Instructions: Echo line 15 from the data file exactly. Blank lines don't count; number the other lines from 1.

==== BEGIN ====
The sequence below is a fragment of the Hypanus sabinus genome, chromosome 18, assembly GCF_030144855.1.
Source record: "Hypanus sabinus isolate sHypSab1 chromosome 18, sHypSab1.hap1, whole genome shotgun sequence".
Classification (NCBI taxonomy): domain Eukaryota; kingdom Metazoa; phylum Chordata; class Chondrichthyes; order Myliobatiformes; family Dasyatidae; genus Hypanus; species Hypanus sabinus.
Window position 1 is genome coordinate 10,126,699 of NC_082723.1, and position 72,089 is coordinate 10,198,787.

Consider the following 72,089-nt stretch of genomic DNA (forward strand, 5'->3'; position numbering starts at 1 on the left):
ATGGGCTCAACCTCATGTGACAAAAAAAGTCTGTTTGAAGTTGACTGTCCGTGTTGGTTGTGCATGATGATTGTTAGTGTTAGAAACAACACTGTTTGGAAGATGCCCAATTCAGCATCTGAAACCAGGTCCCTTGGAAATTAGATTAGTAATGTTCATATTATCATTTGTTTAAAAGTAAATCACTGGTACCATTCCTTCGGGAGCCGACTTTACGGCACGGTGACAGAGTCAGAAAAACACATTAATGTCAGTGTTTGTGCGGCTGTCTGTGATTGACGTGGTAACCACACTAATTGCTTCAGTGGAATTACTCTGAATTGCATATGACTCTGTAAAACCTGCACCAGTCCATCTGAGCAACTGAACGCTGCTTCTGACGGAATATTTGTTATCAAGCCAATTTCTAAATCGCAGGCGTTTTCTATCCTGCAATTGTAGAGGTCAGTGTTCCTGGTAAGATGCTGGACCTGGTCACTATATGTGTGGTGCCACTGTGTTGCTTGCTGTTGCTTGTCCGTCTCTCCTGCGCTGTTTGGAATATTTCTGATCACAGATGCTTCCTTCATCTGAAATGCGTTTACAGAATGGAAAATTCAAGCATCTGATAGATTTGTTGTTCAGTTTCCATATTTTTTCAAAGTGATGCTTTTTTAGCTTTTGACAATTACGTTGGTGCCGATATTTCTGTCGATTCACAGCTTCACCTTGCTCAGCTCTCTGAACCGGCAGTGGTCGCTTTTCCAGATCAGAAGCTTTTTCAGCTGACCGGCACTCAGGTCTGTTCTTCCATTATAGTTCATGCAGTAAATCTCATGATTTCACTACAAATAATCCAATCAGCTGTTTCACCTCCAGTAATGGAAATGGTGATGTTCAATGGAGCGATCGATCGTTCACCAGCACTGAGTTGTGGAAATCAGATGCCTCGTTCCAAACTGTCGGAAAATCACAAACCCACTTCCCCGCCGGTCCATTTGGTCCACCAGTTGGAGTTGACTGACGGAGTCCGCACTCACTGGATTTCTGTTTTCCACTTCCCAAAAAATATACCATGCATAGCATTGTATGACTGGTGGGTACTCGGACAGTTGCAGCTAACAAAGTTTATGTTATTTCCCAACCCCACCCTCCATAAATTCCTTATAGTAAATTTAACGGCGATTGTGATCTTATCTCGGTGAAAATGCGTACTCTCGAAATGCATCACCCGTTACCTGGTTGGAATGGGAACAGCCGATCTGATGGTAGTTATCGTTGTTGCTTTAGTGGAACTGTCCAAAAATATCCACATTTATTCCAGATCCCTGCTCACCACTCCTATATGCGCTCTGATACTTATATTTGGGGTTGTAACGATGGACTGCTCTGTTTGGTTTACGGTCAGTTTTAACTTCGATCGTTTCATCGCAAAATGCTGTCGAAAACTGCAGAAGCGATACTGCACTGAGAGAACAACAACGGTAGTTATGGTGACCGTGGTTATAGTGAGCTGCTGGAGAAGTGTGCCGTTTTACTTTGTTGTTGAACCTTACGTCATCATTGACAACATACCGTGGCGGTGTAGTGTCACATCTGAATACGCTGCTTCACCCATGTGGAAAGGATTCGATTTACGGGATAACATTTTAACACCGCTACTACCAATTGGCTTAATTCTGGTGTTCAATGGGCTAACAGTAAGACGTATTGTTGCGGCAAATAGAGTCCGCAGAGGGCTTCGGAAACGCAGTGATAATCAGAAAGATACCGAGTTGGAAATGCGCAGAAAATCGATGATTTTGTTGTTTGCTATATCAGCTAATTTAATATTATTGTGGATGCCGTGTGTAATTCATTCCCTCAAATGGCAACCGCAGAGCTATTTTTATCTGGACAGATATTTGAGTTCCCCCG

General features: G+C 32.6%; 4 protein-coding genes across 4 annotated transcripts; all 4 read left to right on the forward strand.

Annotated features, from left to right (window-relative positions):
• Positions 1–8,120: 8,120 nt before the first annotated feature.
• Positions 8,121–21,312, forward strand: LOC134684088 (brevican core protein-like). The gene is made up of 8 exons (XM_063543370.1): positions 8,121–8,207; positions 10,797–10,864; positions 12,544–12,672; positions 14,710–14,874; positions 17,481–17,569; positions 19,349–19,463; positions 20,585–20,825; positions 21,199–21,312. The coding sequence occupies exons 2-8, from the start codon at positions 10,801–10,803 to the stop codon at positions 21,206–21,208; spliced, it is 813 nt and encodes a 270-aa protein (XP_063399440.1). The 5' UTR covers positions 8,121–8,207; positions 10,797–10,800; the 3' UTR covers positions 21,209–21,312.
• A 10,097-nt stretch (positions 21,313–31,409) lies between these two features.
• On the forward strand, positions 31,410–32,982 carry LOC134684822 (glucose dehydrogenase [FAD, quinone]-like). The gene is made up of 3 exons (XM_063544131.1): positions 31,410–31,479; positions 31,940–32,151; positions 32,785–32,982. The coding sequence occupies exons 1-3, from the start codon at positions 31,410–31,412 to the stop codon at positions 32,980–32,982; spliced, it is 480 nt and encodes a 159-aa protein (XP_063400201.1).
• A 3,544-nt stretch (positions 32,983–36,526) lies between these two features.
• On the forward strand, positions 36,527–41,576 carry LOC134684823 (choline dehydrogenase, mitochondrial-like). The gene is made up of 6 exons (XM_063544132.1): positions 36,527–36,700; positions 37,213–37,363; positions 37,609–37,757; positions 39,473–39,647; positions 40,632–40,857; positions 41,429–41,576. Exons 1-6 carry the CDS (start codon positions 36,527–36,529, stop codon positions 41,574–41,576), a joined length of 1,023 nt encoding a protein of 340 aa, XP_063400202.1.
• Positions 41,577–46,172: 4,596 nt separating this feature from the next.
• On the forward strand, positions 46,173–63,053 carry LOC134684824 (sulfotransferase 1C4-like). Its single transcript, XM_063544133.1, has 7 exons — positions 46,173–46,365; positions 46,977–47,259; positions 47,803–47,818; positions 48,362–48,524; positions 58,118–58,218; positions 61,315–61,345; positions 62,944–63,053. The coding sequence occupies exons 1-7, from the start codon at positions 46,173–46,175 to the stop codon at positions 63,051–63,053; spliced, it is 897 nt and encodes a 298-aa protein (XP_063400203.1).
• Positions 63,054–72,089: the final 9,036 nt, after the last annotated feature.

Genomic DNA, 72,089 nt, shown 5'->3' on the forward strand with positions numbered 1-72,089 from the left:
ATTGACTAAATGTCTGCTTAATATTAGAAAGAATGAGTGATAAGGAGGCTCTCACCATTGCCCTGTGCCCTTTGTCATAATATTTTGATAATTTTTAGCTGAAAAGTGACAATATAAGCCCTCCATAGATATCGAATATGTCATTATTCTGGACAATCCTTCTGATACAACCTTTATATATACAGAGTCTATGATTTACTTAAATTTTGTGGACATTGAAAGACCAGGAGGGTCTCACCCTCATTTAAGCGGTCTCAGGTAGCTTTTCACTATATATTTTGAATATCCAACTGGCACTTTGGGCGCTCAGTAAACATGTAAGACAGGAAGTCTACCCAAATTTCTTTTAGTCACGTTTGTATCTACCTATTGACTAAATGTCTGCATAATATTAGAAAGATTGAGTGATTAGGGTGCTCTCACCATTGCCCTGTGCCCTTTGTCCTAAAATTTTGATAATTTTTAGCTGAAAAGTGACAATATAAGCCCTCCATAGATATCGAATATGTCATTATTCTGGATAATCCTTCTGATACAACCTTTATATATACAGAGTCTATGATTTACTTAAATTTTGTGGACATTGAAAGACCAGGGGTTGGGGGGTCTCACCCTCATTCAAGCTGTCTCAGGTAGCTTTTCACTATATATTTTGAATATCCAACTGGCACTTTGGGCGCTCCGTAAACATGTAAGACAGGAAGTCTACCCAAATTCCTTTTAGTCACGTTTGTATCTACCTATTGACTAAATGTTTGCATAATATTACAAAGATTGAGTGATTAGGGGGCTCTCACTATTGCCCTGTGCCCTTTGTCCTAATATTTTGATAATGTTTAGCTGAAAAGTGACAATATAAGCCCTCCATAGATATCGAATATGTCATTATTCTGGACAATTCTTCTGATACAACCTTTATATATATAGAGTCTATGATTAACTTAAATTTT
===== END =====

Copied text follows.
• Positions 41,577–46,172: 4,596 nt separating this feature from the next.